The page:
A a few years ago, the Workers' Compensation Division conducted a study on "independent medical examinations" and determined that there was some evidence of bias in the conclusions reached by independent medical examiners. Many claimant's attorneys feel much more strongly about this bias, which continues today. However, there are some tools for injured workers facing a denied claim.
Often times, in order to prove a claim and overcome a denial, the injured worker must provide a medical opinion that explains the relationship between the injury event at the work place, and the resulting medical condition. This can be expensive, and in many cases, the only treating physician is one who is not a specialist, like an orthopedist or a neurosurgeon. One option is the "worker requested medical examination," also known as a "WRME." This article discusses the basic requirements for a worker requested examination.
First, in order to request a worker requested examination, the worker's attending physician must disagree with an independent medical examination report. Sometimes, the insurance company will send the report to the attending physician, and he or she will not agree with the findings or conclusions from the examination. Other times, the insurance company will not send the independent medical examination to the attending physician, and the injured worker is free to seek the attending physician's position on the independent medical examiner's opinion.
Once the injured worker has the "non-concurrence" and hand, he can then approach the Oregon Workers' Compensation Division, and seek a worker requested examination. With the written request, the injured worker must include a copy of all the claim denials, a copy of the requests for hearing, and a copy of the letter showing the attending physician did not concur with the independent medical examination report. The injured worker also must provide his contact information, and contact information for any doctors who have treated the condition at issue in the claim, or previously treated the claimed condition.
The Division then reviews the request, and determines whether not the injured worker is eligible for a worker requested medical examination. A recent case from the Workers' Compensation Board found that an injured worker was not eligible for a worker requested examination because the independent medical report was the result of a medical records review, not an actual in person examination. This case shows how strictly the Workers' Compensation Division interprets the rules.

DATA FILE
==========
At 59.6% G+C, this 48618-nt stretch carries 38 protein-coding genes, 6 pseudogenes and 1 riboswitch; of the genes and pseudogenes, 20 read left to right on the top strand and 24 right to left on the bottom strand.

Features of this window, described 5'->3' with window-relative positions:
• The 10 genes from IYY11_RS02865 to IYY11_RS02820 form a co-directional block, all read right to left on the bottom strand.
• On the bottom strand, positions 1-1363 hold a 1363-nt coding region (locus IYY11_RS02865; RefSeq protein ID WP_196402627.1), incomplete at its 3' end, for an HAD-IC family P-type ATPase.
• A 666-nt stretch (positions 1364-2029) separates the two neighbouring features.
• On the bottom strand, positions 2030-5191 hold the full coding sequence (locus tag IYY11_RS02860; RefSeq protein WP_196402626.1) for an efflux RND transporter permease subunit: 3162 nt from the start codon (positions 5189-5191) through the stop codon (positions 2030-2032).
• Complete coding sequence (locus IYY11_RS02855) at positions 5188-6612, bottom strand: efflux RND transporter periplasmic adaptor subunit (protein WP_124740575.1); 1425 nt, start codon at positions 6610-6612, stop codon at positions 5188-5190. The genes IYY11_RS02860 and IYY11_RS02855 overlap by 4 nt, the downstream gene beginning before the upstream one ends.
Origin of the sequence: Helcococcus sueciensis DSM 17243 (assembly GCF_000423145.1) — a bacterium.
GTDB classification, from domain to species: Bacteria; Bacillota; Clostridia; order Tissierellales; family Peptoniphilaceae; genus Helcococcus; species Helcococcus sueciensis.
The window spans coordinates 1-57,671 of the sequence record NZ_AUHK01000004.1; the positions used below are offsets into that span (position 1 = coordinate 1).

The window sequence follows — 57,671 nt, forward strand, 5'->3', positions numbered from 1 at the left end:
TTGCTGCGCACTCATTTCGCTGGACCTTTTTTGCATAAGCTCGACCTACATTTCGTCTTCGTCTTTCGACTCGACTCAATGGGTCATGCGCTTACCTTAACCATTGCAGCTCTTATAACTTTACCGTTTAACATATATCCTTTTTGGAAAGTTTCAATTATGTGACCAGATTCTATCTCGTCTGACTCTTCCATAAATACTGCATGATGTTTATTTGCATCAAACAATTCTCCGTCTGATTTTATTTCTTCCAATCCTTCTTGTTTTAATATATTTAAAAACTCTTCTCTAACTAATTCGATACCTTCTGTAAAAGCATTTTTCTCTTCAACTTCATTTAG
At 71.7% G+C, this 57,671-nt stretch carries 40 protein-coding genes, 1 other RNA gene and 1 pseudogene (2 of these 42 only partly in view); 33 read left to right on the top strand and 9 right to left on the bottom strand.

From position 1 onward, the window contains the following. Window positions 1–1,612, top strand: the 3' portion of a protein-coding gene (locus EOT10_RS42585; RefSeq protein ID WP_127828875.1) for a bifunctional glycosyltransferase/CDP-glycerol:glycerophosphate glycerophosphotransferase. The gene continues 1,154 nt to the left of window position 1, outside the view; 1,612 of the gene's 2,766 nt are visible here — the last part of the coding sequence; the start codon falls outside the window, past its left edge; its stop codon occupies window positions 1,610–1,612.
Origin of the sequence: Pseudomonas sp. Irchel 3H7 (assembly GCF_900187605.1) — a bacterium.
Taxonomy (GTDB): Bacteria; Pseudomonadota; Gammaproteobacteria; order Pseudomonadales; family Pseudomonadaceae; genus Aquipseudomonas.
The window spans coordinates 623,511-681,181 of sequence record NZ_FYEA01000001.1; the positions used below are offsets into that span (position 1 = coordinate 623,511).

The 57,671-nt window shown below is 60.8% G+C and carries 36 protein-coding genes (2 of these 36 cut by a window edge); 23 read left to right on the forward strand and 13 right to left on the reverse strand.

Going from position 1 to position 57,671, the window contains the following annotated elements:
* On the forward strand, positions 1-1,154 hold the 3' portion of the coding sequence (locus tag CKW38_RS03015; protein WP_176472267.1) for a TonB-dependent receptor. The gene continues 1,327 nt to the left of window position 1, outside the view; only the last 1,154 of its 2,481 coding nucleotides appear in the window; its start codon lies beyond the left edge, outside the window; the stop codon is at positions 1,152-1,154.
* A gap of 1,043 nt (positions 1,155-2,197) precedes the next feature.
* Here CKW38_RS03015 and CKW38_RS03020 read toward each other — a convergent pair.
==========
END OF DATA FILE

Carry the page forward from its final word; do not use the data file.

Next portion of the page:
If the worker requested examination is approved, then the injured worker and the insurance company both receive a list of potential examining physicians. Each party is entitled to strike one physician from consideration, and the Division will remaining names on the list. Of course, the parties can also agree to one of the physicians, which does sometimes occur.
The injured worker is responsible for scheduling the examination within a required timeframe, and the insurance company is responsible for providing the examiner file materials. The injured worker can submit a letter asking specific questions in addition to this questions asked of the insurance company compelled medical examiner.
The medical examiner then performs an examination much like an independent medical examination, reviews the records, and responds in writing to the questions from both the injured worker and the employer.
Sometimes, a worker requested medical examination can help an injured worker. Other times, the medical examiner may find that the claimed condition is not related to the on-the-job injury. It is still possible to pursue a claim even after an adverse opinion in a worker requested medical examination.
If you have a denied claim, and need to know your options, will call us at 503-325-8600. We had significant experience helping injured workers with denied Oregon Workers' Compensation claims.